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Supreme Court ruled, Appellate Court Should Separately Hear Convict on Quantum of Sentence When Acquittal is Reversed

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jail law insider

Sanjeev Sirohi, Advocate

Published on: 23 April 2023 at 19:55 IST

In a major, meticulous, mandatory and most marvellous judgment titled Fedrick Cutinha v. State of Karnataka in Criminal Appeal No. 2251 of 2010 that was pronounced as recently as on April 18, 2023, the Apex Court in the exercise of its criminal appellate jurisdiction set aside the conviction and order of sentence imposed on two accused persons that was passed by the Karnataka High Court in a murder case on the ground that the accused persons were not given an opportunity to be heard on the quantum of sentence as prescribed under Section 235(2) of CrPC.

The Apex Court stated in no uncertain terms that the principle of according opportunity of hearing to the convict before sentencing him is equally applicable where the sentencing is done by the Appellate Court.

It thus merits no reiteration that all the appellate courts should pay heed to what the Apex Court has directed so very clearly, cogently and convincingly in this leading case.

At the very outset, this brief, brilliant, bold and balanced judgment authored by Hon’ble Mr Justice Pankaj Mithal for a Bench of the Apex Court comprising of Hon’ble Mr Justice V Ramasubramanian and himself sets the ball rolling by first and foremost putting forth in para 1 that, “All eleven accused persons pursuant to the FIR registered as Crime No.109/1999 dated 11.09.1999 were acquitted by the trial court for offences under Sections 143, 147, 148, 323, 324, 307, 302 read with Section 149 of the Indian Penal Code, 1860 (“the IPC”), Police Station: Puttur Town Circle, District: Dakshina Kannada, Mangalore. The acquittal of nine of them has been affirmed by the High Court except for accused Nos.1 and 3, i.e., Krishnappa Naika @ Kittu Naika and Fedrick Cutinha, who have been convicted under Section 302 read with Section 34 of the IPC with life imprisonment and under Section 326 read with Section 34 of the IPC for causing grievous injuries with imprisonment of five years.”

As we see, the Bench then discloses in para 2 that, “Aggrieved by the above conviction, the accused – A1 and A3 have preferred separate appeals as above. The main appeal is that of A3, i.e., Fedrick Cutinha.”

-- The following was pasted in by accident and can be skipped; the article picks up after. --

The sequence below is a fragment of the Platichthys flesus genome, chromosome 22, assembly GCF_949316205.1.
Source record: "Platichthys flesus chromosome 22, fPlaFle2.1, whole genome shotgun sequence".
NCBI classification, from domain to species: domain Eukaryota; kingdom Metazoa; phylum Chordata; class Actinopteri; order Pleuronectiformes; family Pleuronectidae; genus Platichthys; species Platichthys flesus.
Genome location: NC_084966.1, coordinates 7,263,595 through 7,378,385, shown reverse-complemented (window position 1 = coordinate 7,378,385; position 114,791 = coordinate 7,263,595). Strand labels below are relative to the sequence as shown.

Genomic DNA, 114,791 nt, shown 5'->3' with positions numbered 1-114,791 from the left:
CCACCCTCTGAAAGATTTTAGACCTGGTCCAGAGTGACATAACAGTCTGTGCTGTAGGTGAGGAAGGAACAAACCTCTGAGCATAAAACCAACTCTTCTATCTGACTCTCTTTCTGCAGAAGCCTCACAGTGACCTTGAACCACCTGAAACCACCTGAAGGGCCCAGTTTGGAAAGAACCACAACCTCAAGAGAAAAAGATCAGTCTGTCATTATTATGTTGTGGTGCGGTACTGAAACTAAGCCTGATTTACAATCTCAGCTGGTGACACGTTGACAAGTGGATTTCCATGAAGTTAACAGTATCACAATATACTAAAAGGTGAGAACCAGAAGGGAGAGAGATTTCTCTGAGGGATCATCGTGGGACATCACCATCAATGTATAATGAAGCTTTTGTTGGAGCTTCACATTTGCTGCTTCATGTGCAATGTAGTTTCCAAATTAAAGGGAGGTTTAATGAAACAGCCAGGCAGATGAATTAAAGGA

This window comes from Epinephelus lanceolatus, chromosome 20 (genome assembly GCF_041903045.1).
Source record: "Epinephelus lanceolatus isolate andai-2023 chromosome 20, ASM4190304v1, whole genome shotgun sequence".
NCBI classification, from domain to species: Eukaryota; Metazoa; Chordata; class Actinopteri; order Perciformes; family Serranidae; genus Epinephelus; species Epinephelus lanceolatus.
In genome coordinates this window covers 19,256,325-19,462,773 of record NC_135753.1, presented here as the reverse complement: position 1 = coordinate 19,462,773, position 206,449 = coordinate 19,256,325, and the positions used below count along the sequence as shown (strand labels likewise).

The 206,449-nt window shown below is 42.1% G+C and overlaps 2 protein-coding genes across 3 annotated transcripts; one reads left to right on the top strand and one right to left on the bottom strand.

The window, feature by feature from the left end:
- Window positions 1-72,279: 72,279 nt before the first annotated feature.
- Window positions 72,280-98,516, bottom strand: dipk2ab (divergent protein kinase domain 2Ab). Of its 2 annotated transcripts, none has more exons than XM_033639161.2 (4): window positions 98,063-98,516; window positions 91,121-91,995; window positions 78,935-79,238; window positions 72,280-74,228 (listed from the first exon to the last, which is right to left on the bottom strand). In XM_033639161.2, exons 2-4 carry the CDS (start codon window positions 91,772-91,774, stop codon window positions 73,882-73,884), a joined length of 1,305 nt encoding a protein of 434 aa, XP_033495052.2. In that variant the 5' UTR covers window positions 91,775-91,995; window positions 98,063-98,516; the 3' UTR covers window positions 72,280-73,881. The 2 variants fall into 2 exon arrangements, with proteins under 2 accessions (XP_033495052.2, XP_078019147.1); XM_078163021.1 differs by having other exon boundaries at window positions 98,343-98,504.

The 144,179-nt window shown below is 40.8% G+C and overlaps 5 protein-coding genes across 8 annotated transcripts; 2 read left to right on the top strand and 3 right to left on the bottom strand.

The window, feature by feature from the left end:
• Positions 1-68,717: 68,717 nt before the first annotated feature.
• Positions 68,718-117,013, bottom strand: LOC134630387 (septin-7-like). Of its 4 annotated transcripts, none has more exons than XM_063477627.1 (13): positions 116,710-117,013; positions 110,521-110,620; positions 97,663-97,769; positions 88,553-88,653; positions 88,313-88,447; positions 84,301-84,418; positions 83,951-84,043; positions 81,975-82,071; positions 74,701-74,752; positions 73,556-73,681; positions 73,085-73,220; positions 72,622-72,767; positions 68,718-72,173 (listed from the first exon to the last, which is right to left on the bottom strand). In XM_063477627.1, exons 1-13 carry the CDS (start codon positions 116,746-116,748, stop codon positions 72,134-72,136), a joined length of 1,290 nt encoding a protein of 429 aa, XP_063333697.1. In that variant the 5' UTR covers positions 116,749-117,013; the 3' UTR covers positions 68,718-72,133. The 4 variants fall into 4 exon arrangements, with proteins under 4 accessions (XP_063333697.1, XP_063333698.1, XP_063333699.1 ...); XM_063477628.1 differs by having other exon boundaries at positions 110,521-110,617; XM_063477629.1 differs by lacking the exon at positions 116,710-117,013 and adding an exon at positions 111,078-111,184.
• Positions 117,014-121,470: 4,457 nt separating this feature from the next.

To put things in perspective, the Bench lays bare in para 4 that, “The story as set out in the FIR, lodged by one Honnappa Gowda reveals that the incident occurred at 12 noon on 11.09.1999, which happened to be a polling day for the Lok Sabha and Assembly Elections in the District. According to the informant, on the said date, he along with his brother – Jagdish, father – Poovani Gouda, his neighbours – Umanath Naika, Lingappa Naika and Balachandra were going towards Zila Parishad Higher Primary School, Kodipady to cast their votes. He himself, his father and his brother had casted their votes and reached the shop of Abdul Khadar,”.

“Then Umanath Naika asked them to stay there to enable him to cast his vote. After, he was returning from the polling booth and was about to reach the shop, an autorickshaw came from the Puttur side and stopped in front of the shop. Krishnappa Naika, Fedrick Cutinha, Laxman Naika, Dheeraj Gowda, Inas Veigas, Cyril Veiga, Maurice Veigas, Shivappa Naika and Padmanabha Gowda got down from the said autorickshaw and came towards them,”.

“Laxman Naika and Fedrick Cutinha threw chili powder on the face of Umanath Naika. When Umanath Naika tried to escape, Krishnappa Naika (who is none other than the brother of Umanath Naika) came out from the autorickshaw, stabbed him on his left shoulder with a sharp knife. He then stabbed him on the left eyelid and the left eyebrow,”.

“Krishnappa Naika also stabbed the right portion of the chest of Lingappa Naika, who was by the side of Umanath Naika, with the same knife. Laxman Naika, who was accompanying Krishnappa Naika, stabbed his father – Poovani Gowda on the back with the knife. Fedrick Cutinha assaulted on the head of Balachandra with an iron rod. He then kicked Jagdish on the left thigh. Fedrick Cutinha also assaulted on his head by rod. The others also joined them in assaulting. Upon raising an alarm, all of them returned to the autorickshaw, in which they had come and fled.”

Further, the Bench then mentions in para 5 while continuing in the same vein that, “Lingappa Naika, who had sustained injuries, ran towards the school and fell down at a short distance. A home-guard at the Election Booth lifted Lingappa Naika and sent him and Umanath Naika, Poovani Gowda and Balachandra to the Government Hospital, Puttur for treatment in an autorickshaw,”.

“Thereafter, the informant and his brother – Jagdish also went for treatment to the Government Hospital, where they came to know that Lingappa Naika had succumbed to the injuries. The doctors attended to them. All injured – Umanath Naika, Balachandra and Poovani Gowda were admitted in the hospital, but the informant and his brother – Jagdish were discharged after treatment.”